This is another one of those Latin sayings that seems to have stuck around for a few thousand years. It means “there is truth in wine” or “in wine there is truth” and dates to the first century A.D. Guess there must be some truth in it – In Vino Veritas Veritas. We know what it says, but what does it mean?
People are seldom completely open with one another. That is not to say that all people are dishonest, it’s just that nearly everyone will put a facade between themselves and others except for those we are most intimate with. It is just a question of degrees. To be completely open is to be vulnerable and to be so with another person requires a great deal of trust that the other person will accept what they are presented with. To present oneself openly and suffer rejection could be devastating and so we are afraid to risk it. And as we are afraid to risk it, we hide behind a mask – sometimes just a little eyecovering, or for others it is a full suit of armor. We thus protect ourselves as we move about our daily lives, only shedding our disguises in moments of complete and guaranteed safety.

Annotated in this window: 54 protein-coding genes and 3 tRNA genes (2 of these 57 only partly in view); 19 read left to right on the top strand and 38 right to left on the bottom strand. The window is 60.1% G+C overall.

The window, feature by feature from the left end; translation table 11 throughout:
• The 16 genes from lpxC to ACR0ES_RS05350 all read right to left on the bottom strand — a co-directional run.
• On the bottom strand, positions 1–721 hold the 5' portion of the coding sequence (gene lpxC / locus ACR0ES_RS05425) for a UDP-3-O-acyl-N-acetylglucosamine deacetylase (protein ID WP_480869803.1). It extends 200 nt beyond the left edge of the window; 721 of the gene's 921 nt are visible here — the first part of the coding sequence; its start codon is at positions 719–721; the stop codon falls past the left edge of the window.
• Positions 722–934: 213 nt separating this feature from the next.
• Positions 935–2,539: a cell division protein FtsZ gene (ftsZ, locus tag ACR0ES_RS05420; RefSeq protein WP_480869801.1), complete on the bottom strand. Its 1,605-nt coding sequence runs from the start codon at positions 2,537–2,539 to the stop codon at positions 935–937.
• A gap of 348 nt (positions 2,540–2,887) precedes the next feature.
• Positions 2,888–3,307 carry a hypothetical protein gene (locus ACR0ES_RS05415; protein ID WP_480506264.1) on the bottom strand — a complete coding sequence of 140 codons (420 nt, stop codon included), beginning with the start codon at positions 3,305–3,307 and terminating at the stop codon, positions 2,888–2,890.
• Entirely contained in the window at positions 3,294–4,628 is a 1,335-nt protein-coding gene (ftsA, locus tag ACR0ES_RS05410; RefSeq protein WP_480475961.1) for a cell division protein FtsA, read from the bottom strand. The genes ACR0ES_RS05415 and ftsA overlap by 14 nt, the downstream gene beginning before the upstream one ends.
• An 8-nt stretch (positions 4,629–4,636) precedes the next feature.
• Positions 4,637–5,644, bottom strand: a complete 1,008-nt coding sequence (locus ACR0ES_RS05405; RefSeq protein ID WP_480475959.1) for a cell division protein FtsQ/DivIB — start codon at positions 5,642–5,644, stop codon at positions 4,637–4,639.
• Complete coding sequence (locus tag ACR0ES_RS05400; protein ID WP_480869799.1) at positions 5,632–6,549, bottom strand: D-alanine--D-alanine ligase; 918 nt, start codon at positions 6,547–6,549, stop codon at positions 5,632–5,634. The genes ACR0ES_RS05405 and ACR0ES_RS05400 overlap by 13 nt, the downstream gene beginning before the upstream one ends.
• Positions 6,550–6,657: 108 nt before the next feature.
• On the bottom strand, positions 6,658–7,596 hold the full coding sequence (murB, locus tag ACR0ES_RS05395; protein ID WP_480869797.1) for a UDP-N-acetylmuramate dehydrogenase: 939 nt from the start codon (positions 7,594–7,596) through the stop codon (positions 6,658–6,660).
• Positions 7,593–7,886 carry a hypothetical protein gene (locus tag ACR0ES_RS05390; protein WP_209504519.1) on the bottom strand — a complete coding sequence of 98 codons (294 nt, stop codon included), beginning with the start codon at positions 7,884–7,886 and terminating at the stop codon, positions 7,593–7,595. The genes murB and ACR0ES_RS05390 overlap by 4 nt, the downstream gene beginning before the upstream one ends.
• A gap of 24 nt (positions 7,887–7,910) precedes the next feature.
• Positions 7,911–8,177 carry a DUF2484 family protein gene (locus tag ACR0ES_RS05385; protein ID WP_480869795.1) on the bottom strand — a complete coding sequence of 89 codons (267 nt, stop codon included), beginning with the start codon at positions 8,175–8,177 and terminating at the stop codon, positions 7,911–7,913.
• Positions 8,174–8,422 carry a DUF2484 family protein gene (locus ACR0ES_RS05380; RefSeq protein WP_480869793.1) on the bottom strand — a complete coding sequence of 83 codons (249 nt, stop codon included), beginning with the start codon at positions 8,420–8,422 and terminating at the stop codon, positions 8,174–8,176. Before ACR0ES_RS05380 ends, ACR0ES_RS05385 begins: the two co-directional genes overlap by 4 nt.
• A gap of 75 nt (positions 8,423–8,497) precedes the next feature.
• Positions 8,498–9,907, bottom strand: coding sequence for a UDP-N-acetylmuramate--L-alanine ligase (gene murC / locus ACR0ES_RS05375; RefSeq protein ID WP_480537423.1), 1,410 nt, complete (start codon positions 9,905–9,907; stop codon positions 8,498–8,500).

As the wine is sipped, the mask is slipped
Most likely from the time that fermentation and then distillation were first discovered, it was learned that the consumption of alcohol lowered inhibitions. And what is inhibition? It is a fear – fear of looking stupid, fear of being rejected, fear of being disliked. As the blood alocohol level rises we lose our fear, our fear of the truth. We can say what we want, be who we want and let the chips fall where they may. We sometimes regret it later, but while the wine is in charge it’s fine.
When we let our guard down we lose our fear of the truth. We’re not afraid to tell it and we’re not afraid to hear it.. In Viking cultures drunkeness was mandatory at civic meetings because they believed it was impossible to lie while under the influence. If only our current politics were so interesting.
Of all the fears that exist in the human condition, I find that the fear of the truth is the strangest. Perhaps it’s a fear of being rejected by reality. Or is it just a fear of Things As They Really Are?